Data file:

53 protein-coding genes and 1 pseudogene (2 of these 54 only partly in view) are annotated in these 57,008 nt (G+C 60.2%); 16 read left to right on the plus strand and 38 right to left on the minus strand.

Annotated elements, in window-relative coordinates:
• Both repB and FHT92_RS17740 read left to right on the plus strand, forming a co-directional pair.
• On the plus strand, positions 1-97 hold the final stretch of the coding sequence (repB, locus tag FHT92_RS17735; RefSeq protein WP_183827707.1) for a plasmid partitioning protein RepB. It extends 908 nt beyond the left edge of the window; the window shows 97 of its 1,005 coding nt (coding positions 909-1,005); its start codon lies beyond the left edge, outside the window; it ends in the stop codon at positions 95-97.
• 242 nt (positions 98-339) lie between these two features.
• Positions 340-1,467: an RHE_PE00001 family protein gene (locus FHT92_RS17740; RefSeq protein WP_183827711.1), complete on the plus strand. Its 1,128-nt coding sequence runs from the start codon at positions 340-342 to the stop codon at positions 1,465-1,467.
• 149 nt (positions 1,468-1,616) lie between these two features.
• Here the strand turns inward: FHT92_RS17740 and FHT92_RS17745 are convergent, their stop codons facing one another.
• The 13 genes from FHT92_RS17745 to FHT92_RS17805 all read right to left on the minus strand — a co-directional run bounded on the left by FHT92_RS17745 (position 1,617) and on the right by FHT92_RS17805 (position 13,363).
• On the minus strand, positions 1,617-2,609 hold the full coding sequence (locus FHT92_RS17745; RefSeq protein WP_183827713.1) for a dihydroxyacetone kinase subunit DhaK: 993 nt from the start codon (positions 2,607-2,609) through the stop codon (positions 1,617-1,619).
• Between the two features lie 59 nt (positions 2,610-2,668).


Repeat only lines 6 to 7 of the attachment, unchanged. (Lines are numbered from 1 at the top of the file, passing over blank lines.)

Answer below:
• Positions 340-1,467: an RHE_PE00001 family protein gene (locus FHT92_RS17740; RefSeq protein WP_183827711.1), complete on the plus strand. Its 1,128-nt coding sequence runs from the start codon at positions 340-342 to the stop codon at positions 1,465-1,467.
• 149 nt (positions 1,468-1,616) lie between these two features.